WASHINGTON -- Judiciary Committee Chairman Patrick Leahy (D-Vt.) on Tuesday signaled to advocates that he would support an amendment to the farm bill that will legalize industrial hemp production, according to Tom Murphy of Vote Hemp. Leahy's office, he said, told the group Rural Vermont that he'd be backing the effort, and a Leahy aide confirmed his support to HuffPost.
Leahy's backing is a major boost, because his committee oversees the Drug Enforcement Administration, which has jurisdiction over hemp, despite the fact that it's not a drug. His support is also a critical momentum swing because he had previously objected to inserting the provision into the farm bill based on jurisdictional concerns. Senate Minority Leader Mitch McConnell (R-Ky.), a hemp backer, requested May 13, the day before the farm bill came up for consideration, that Leahy grant a waiver of his jurisdiction, a request he declined. It was tough timing for McConnell: Leahy was in the midst of marking-up the historic immigration reform bill working its way through his panel.
In January, however, Leahy sent a strongly worded letter to the DEA asking why it had not been granting permits in recent years to hemp producers, and citing increased state support for domestically grown hemp. The DEA, in its reply, pointedly refused to refer to the plant as hemp, preferring cannabis or marijuana instead.
“Under the Controlled Substances Act (CSA), cannabis is a schedule I controlled substance regardless of its potency,” Eric J. Akers, the DEA’s deputy chief of congressional and public affairs, wrote in response, saying he believed the current regulations on hemp were adequate.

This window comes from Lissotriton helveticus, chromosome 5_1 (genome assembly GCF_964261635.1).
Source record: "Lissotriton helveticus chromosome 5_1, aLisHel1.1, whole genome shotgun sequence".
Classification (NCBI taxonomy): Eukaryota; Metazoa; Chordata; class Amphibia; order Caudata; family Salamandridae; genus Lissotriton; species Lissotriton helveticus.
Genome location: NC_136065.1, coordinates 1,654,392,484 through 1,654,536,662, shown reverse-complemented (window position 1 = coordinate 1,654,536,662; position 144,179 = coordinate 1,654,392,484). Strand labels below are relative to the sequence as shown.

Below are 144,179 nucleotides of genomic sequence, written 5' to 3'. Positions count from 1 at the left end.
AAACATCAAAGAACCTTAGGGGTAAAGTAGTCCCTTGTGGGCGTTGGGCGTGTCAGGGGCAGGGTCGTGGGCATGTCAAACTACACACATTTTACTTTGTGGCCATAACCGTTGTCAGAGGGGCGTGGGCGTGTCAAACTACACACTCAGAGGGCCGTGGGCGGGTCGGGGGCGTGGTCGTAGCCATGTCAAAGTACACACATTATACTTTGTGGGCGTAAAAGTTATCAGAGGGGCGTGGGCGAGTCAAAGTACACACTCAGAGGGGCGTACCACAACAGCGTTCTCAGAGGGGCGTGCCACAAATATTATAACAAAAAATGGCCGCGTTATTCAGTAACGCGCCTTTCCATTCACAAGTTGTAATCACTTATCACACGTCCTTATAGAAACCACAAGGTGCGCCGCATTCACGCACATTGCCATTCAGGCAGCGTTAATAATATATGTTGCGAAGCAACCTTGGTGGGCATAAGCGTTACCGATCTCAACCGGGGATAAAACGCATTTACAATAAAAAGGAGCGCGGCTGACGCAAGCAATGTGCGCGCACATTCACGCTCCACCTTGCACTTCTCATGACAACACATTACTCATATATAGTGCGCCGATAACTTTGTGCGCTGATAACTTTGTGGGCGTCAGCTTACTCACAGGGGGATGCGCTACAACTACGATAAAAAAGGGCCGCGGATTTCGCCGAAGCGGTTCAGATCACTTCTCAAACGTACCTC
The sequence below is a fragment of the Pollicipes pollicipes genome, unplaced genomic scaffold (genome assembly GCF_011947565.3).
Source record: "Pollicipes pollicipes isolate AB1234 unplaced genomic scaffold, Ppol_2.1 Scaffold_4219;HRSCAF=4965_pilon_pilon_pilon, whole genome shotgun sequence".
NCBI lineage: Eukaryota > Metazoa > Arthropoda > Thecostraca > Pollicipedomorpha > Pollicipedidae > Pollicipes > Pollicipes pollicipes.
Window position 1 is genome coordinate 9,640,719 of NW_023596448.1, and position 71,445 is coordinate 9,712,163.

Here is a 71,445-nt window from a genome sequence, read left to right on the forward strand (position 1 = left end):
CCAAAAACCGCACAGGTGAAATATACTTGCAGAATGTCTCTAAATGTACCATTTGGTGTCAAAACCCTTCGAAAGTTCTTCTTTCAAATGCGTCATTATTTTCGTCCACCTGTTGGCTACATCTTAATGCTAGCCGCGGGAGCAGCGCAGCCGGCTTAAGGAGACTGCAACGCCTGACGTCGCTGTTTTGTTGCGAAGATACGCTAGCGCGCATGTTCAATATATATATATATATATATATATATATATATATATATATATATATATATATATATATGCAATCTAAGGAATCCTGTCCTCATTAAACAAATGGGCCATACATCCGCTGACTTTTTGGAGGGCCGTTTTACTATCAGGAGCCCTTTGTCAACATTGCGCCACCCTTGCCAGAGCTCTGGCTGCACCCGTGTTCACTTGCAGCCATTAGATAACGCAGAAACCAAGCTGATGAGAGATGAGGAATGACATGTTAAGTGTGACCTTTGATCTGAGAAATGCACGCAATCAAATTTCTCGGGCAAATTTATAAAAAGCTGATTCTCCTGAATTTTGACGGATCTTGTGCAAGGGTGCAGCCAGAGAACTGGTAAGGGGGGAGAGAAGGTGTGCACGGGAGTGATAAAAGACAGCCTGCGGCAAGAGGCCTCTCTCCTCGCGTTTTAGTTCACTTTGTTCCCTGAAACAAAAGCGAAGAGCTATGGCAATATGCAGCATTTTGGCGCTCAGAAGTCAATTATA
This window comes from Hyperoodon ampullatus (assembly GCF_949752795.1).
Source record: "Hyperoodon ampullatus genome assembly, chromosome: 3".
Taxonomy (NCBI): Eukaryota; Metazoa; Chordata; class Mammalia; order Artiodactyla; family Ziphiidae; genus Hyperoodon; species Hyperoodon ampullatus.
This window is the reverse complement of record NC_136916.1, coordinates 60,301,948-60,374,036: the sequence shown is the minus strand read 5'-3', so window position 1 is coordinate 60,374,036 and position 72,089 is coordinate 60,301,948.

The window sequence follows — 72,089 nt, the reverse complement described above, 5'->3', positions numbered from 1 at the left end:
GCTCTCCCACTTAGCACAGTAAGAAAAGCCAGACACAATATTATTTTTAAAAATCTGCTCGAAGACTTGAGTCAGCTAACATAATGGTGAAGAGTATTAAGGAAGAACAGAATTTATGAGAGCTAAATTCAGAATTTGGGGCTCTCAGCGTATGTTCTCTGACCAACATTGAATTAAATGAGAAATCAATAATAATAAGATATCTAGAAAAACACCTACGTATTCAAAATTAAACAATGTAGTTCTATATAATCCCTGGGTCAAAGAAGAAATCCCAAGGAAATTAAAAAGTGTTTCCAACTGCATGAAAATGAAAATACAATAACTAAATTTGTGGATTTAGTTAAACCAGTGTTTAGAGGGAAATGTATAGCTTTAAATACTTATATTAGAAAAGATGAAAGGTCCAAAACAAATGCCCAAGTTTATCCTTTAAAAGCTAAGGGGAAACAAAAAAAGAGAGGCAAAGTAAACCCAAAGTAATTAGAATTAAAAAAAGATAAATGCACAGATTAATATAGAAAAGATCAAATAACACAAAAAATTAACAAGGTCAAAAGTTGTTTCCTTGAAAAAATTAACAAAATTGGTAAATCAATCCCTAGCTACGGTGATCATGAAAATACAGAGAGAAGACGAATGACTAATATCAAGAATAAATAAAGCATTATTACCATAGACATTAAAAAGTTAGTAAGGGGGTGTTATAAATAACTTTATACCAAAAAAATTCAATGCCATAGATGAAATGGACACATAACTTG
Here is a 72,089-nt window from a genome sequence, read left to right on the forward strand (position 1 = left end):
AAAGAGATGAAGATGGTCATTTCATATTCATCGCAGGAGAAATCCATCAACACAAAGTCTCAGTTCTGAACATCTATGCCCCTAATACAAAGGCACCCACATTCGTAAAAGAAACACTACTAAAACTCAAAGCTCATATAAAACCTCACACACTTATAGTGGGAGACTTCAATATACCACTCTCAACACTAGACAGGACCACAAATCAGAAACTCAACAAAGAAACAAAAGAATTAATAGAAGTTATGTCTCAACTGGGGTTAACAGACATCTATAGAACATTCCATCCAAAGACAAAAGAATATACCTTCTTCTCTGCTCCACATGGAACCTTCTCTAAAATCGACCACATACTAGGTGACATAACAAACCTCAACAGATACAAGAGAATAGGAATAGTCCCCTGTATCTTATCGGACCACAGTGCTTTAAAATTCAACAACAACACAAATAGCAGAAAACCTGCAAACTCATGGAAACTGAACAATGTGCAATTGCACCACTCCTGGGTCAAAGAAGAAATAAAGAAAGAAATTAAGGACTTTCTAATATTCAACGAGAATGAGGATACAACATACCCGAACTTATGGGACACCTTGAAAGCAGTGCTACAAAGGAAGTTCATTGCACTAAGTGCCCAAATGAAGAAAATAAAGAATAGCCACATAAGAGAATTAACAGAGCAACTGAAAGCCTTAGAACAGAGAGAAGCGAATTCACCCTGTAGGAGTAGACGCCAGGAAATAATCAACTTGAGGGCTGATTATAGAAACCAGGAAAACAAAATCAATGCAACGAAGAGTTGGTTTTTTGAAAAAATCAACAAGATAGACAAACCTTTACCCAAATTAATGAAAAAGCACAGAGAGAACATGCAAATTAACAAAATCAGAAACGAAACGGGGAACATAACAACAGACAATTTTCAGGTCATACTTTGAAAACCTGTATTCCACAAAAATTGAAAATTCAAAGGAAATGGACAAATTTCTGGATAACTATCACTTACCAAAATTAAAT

About eight people have applied to grow industrial hemp since 2000, he said, with half being approved and the rest denied because they had insufficient security.
The DEA is concerned that looser regulation of hemp would be “readily exploited by drug seekers,” including manufacturers of “hash oil,” Akers wrote.
The proposed amendment to the farm bill was introduced Monday by Sen. Ron Wyden (D-Ore.), and would exclude industrial hemp from classification as “marihuana,” removing it from the DEA’s purview.
It is cosponsored by McConnell, Sen. Rand Paul (R-Ky.) and Sen. Jeff Merkley (D-Ore.).
"For me, what's important is that people see, particularly in our state, there's someone buying it at Costco in Oregon," Wyden told HuffPost. "I adopted what I think is a modest position, which is if you can buy it at a store in Oregon, our farmers ought to be able to make some money growing it."
If the hemp measure can make it through the Senate, it stands a reasonable chance in the House, where Speaker John Boehner (R-Ohio) has expressed openness to it.